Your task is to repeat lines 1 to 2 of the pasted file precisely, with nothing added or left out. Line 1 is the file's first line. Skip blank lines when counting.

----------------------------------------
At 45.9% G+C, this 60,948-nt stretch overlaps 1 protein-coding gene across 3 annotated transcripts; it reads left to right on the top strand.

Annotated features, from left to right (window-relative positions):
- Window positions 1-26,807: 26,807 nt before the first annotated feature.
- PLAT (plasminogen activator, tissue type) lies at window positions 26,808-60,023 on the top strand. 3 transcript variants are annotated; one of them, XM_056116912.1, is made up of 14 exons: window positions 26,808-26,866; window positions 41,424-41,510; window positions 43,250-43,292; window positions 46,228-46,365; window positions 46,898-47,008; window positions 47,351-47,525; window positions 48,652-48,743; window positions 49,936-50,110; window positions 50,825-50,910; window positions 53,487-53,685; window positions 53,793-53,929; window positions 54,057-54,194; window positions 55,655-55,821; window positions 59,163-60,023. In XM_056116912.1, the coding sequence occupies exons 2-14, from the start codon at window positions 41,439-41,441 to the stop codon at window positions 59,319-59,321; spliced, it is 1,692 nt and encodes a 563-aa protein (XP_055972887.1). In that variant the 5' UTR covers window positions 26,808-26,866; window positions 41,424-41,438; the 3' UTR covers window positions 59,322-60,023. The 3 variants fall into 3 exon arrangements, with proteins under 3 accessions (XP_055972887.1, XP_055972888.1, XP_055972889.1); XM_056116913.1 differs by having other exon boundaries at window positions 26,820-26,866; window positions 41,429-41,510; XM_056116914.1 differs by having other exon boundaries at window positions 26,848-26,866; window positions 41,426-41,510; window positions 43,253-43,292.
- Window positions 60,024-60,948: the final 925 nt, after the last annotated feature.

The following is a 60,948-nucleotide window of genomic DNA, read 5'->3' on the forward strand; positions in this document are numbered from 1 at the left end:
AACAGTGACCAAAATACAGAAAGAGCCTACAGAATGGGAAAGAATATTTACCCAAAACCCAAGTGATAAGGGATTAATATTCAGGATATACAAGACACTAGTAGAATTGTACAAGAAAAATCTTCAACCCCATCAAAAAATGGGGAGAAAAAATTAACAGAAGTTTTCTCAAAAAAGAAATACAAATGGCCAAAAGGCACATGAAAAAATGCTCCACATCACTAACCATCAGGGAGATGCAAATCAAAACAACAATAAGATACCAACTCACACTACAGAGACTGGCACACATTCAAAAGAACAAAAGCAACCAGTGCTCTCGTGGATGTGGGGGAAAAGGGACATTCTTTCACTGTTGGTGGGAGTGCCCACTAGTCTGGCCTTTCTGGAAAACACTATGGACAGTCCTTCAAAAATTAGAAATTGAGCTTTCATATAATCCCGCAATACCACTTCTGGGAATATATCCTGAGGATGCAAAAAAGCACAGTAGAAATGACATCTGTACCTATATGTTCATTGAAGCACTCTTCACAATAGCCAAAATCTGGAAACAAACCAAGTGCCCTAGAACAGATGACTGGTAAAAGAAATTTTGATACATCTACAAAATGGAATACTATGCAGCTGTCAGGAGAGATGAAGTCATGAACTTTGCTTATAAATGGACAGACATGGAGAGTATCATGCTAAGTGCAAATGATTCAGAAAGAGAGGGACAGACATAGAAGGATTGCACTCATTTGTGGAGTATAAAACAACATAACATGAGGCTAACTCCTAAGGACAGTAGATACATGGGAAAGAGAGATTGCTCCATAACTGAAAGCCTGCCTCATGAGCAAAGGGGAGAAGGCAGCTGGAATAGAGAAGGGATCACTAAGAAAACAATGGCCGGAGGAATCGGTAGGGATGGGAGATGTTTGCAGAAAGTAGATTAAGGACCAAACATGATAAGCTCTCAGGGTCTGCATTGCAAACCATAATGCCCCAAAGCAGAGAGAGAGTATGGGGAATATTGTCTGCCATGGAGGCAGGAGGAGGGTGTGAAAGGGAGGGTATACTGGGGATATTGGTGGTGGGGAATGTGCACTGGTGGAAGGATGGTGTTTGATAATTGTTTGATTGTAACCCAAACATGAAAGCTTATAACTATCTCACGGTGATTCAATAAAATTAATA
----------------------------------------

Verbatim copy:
At 45.9% G+C, this 60,948-nt stretch overlaps 1 protein-coding gene across 3 annotated transcripts; it reads left to right on the top strand.

Annotated features, from left to right (window-relative positions):